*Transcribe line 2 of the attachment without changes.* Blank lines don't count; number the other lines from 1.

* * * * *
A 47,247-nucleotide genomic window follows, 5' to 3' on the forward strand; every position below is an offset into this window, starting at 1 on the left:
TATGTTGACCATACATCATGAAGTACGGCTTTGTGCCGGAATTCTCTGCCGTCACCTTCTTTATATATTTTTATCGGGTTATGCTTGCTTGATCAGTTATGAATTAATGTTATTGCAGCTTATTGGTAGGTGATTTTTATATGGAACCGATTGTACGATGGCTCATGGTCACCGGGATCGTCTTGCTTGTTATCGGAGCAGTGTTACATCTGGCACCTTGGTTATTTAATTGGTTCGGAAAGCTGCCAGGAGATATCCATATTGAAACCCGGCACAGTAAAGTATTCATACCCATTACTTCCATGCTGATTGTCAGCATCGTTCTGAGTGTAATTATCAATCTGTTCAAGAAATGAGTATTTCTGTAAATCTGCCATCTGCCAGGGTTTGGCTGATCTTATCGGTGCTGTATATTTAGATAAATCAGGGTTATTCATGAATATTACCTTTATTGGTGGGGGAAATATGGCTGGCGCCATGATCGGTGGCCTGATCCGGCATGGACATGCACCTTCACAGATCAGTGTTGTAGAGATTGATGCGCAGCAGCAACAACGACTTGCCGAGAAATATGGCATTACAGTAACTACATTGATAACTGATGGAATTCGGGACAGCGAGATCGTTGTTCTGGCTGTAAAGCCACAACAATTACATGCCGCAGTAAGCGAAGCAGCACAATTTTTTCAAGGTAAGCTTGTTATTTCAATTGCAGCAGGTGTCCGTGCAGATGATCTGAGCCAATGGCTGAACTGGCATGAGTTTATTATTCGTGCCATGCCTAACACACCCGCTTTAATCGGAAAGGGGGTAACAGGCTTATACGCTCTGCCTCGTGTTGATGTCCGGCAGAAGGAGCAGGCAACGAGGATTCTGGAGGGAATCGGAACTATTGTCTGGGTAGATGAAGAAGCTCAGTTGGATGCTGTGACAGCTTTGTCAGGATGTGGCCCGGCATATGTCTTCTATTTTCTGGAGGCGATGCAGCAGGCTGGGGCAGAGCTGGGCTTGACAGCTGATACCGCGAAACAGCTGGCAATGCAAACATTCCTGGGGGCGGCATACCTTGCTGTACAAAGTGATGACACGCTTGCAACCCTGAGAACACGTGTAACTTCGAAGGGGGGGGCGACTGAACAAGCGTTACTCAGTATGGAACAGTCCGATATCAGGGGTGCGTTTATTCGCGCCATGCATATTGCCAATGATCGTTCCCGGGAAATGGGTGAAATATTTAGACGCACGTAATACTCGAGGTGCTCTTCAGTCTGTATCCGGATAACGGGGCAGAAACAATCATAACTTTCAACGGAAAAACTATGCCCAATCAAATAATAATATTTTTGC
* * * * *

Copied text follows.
TATGTTGACCATACATCATGAAGTACGGCTTTGTGCCGGAATTCTCTGCCGTCACCTTCTTTATATATTTTTATCGGGTTATGCTTGCTTGATCAGTTATGAATTAATGTTATTGCAGCTTATTGGTAGGTGATTTTTATATGGAACCGATTGTACGATGGCTCATGGTCACCGGGATCGTCTTGCTTGTTATCGGAGCAGTGTTACATCTGGCACCTTGGTTATTTAATTGGTTCGGAAAGCTGCCAGGAGATATCCATATTGAAACCCGGCACAGTAAAGTATTCATACCCATTACTTCCATGCTGATTGTCAGCATCGTTCTGAGTGTAATTATCAATCTGTTCAAGAAATGAGTATTTCTGTAAATCTGCCATCTGCCAGGGTTTGGCTGATCTTATCGGTGCTGTATATTTAGATAAATCAGGGTTATTCATGAATATTACCTTTATTGGTGGGGGAAATATGGCTGGCGCCATGATCGGTGGCCTGATCCGGCATGGACATGCACCTTCACAGATCAGTGTTGTAGAGATTGATGCGCAGCAGCAACAACGACTTGCCGAGAAATATGGCATTACAGTAACTACATTGATAACTGATGGAATTCGGGACAGCGAGATCGTTGTTCTGGCTGTAAAGCCACAACAATTACATGCCGCAGTAAGCGAAGCAGCACAATTTTTTCAAGGTAAGCTTGTTATTTCAATTGCAGCAGGTGTCCGTGCAGATGATCTGAGCCAATGGCTGAACTGGCATGAGTTTATTATTCGTGCCATGCCTAACACACCCGCTTTAATCGGAAAGGGGGTAACAGGCTTATACGCTCTGCCTCGTGTTGATGTCCGGCAGAAGGAGCAGGCAACGAGGATTCTGGAGGGAATCGGAACTATTGTCTGGGTAGATGAAGAAGCTCAGTTGGATGCTGTGACAGCTTTGTCAGGATGTGGCCCGGCATATGTCTTCTATTTTCTGGAGGCGATGCAGCAGGCTGGGGCAGAGCTGGGCTTGACAGCTGATACCGCGAAACAGCTGGCAATGCAAACATTCCTGGGGGCGGCATACCTTGCTGTACAAAGTGATGACACGCTTGCAACCCTGAGAACACGTGTAACTTCGAAGGGGGGGGCGACTGAACAAGCGTTACTCAGTATGGAACAGTCCGATATCAGGGGTGCGTTTATTCGCGCCATGCATATTGCCAATGATCGTTCCCGGGAAATGGGTGAAATATTTAGACGCACGTAATACTCGAGGTGCTCTTCAGTCTGTATCCGGATAACGGGGCAGAAACAATCATAACTTTCAACGGAAAAACTATGCCCAATCAAATAATAATATTTTTGC